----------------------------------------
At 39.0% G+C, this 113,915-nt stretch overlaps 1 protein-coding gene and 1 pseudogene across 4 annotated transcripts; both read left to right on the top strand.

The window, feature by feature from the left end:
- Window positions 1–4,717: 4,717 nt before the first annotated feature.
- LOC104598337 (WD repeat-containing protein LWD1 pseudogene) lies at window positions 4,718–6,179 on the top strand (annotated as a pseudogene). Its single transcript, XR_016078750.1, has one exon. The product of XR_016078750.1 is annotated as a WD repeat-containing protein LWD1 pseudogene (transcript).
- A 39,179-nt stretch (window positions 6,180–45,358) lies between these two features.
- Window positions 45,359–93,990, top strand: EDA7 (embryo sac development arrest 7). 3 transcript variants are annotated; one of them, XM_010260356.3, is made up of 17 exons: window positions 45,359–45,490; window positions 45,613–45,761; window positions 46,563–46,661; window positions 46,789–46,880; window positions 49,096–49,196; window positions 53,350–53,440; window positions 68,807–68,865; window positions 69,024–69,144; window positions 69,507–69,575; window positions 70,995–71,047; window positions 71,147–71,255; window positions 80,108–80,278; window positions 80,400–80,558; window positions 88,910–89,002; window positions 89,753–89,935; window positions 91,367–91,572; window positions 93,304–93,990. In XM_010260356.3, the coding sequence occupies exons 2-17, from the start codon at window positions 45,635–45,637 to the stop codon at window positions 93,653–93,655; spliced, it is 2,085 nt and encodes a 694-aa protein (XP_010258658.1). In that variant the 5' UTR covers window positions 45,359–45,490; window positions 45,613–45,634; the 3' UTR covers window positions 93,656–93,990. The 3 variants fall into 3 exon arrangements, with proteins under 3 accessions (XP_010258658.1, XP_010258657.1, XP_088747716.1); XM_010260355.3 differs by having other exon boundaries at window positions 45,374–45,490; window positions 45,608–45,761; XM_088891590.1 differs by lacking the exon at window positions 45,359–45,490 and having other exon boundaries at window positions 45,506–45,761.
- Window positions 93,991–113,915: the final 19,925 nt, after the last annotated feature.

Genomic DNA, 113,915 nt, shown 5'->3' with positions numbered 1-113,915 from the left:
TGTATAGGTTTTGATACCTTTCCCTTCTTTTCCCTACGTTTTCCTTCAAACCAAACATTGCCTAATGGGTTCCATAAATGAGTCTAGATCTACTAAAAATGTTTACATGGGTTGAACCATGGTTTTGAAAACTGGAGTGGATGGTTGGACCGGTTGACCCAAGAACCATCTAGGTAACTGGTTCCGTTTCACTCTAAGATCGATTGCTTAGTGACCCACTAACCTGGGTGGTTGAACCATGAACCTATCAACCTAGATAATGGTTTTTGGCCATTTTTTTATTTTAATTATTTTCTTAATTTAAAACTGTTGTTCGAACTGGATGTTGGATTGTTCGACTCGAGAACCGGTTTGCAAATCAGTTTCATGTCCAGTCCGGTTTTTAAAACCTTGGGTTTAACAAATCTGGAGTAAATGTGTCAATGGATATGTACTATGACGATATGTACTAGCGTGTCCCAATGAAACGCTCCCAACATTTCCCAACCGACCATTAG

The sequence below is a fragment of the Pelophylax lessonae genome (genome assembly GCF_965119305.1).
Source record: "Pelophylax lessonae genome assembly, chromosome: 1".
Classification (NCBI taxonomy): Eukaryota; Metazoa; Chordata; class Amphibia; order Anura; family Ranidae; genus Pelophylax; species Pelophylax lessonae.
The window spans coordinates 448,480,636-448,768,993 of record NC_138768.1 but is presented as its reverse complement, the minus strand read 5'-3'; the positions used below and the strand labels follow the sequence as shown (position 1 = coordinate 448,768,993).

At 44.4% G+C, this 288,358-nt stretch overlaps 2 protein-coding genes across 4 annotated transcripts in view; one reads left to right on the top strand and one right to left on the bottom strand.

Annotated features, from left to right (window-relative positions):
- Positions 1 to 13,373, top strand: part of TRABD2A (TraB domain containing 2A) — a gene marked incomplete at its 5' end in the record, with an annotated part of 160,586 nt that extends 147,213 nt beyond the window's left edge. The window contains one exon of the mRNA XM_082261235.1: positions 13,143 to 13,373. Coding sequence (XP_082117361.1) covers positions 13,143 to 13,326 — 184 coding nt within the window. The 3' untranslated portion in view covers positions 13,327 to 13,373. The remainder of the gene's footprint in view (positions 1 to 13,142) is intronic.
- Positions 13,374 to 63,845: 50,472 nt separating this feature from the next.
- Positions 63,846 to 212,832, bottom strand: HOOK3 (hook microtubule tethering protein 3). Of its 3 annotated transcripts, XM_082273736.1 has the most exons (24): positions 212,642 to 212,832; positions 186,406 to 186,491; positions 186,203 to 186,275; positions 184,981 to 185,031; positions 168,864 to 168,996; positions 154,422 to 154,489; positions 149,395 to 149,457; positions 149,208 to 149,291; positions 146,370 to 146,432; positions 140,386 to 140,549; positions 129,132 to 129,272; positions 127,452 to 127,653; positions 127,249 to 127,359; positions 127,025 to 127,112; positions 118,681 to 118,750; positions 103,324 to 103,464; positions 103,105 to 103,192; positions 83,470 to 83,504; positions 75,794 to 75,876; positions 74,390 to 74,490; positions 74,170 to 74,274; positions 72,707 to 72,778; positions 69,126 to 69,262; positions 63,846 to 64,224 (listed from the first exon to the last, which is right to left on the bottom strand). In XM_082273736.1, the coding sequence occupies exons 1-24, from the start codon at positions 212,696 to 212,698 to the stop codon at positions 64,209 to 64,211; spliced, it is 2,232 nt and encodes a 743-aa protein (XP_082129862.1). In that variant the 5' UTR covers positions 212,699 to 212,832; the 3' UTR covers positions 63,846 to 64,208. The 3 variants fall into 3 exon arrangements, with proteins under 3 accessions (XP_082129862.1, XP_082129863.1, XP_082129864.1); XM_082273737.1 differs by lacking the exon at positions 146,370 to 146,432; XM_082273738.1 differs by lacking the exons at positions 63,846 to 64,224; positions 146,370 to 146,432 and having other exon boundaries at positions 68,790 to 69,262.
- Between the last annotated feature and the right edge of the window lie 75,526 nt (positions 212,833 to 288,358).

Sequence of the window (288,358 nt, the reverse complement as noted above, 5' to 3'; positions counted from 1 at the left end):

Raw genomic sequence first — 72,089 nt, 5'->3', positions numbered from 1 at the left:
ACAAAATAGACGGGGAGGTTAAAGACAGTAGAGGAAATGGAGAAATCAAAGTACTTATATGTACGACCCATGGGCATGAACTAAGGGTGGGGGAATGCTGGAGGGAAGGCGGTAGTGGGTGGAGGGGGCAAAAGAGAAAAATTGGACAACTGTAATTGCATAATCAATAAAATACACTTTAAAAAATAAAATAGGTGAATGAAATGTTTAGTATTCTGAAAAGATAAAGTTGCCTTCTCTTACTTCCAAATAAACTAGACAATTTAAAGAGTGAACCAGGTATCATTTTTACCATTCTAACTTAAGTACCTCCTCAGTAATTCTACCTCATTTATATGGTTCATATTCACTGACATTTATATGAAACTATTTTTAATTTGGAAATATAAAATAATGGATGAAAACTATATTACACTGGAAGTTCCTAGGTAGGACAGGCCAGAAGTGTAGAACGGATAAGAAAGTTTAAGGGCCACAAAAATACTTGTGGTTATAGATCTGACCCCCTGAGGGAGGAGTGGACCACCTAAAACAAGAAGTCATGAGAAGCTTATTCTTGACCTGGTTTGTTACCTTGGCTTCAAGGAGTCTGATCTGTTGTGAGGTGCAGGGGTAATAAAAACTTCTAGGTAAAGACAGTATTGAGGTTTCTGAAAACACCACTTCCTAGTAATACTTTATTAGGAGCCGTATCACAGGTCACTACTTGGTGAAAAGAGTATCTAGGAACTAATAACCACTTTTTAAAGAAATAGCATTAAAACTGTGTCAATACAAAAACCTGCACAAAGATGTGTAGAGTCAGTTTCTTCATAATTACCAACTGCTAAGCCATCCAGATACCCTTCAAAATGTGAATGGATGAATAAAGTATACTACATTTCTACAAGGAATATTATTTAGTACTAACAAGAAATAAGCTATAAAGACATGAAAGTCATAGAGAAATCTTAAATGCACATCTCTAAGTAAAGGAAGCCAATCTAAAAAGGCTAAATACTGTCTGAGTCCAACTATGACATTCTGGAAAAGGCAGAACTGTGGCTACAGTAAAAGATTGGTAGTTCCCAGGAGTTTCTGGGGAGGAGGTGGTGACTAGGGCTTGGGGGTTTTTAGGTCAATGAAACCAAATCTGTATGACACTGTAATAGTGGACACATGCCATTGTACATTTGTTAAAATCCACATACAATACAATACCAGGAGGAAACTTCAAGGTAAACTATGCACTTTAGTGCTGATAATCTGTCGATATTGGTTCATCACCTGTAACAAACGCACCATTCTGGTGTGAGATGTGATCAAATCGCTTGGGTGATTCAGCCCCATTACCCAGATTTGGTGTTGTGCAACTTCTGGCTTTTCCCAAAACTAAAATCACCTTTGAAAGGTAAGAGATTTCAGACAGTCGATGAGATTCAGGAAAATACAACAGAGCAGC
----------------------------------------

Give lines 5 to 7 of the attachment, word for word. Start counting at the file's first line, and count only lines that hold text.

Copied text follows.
- A 39,179-nt stretch (window positions 6,180–45,358) lies between these two features.
- Window positions 45,359–93,990, top strand: EDA7 (embryo sac development arrest 7). 3 transcript variants are annotated; one of them, XM_010260356.3, is made up of 17 exons: window positions 45,359–45,490; window positions 45,613–45,761; window positions 46,563–46,661; window positions 46,789–46,880; window positions 49,096–49,196; window positions 53,350–53,440; window positions 68,807–68,865; window positions 69,024–69,144; window positions 69,507–69,575; window positions 70,995–71,047; window positions 71,147–71,255; window positions 80,108–80,278; window positions 80,400–80,558; window positions 88,910–89,002; window positions 89,753–89,935; window positions 91,367–91,572; window positions 93,304–93,990. In XM_010260356.3, the coding sequence occupies exons 2-17, from the start codon at window positions 45,635–45,637 to the stop codon at window positions 93,653–93,655; spliced, it is 2,085 nt and encodes a 694-aa protein (XP_010258658.1). In that variant the 5' UTR covers window positions 45,359–45,490; window positions 45,613–45,634; the 3' UTR covers window positions 93,656–93,990. The 3 variants fall into 3 exon arrangements, with proteins under 3 accessions (XP_010258658.1, XP_010258657.1, XP_088747716.1); XM_010260355.3 differs by having other exon boundaries at window positions 45,374–45,490; window positions 45,608–45,761; XM_088891590.1 differs by lacking the exon at window positions 45,359–45,490 and having other exon boundaries at window positions 45,506–45,761.
- Window positions 93,991–113,915: the final 19,925 nt, after the last annotated feature.